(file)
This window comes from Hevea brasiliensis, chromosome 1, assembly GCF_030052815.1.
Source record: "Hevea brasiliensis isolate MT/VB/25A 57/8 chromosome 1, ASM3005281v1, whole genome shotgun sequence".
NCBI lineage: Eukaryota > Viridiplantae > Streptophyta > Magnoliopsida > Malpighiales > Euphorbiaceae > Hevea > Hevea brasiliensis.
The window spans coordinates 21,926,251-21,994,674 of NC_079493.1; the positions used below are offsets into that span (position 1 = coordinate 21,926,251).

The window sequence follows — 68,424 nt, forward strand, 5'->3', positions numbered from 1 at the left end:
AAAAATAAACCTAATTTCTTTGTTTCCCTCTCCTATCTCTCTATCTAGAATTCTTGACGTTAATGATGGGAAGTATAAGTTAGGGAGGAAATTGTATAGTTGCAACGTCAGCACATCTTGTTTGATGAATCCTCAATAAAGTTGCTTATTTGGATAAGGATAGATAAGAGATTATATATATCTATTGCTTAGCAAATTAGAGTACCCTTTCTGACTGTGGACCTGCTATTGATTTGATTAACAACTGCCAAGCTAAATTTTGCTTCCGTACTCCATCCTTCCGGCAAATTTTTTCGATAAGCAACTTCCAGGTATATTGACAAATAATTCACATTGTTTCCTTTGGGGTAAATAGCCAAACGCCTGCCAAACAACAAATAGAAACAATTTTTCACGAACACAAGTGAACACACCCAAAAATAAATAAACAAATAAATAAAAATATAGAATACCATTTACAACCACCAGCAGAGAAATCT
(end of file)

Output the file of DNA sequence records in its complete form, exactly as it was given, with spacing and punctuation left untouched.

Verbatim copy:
This window comes from Hevea brasiliensis, chromosome 1, assembly GCF_030052815.1.
Source record: "Hevea brasiliensis isolate MT/VB/25A 57/8 chromosome 1, ASM3005281v1, whole genome shotgun sequence".
NCBI lineage: Eukaryota > Viridiplantae > Streptophyta > Magnoliopsida > Malpighiales > Euphorbiaceae > Hevea > Hevea brasiliensis.
The window spans coordinates 21,926,251-21,994,674 of NC_079493.1; the positions used below are offsets into that span (position 1 = coordinate 21,926,251).

The window sequence follows — 68,424 nt, forward strand, 5'->3', positions numbered from 1 at the left end:
AAAAATAAACCTAATTTCTTTGTTTCCCTCTCCTATCTCTCTATCTAGAATTCTTGACGTTAATGATGGGAAGTATAAGTTAGGGAGGAAATTGTATAGTTGCAACGTCAGCACATCTTGTTTGATGAATCCTCAATAAAGTTGCTTATTTGGATAAGGATAGATAAGAGATTATATATATCTATTGCTTAGCAAATTAGAGTACCCTTTCTGACTGTGGACCTGCTATTGATTTGATTAACAACTGCCAAGCTAAATTTTGCTTCCGTACTCCATCCTTCCGGCAAATTTTTTCGATAAGCAACTTCCAGGTATATTGACAAATAATTCACATTGTTTCCTTTGGGGTAAATAGCCAAACGCCTGCCAAACAACAAATAGAAACAATTTTTCACGAACACAAGTGAACACACCCAAAAATAAATAAACAAATAAATAAAAATATAGAATACCATTTACAACCACCAGCAGAGAAATCT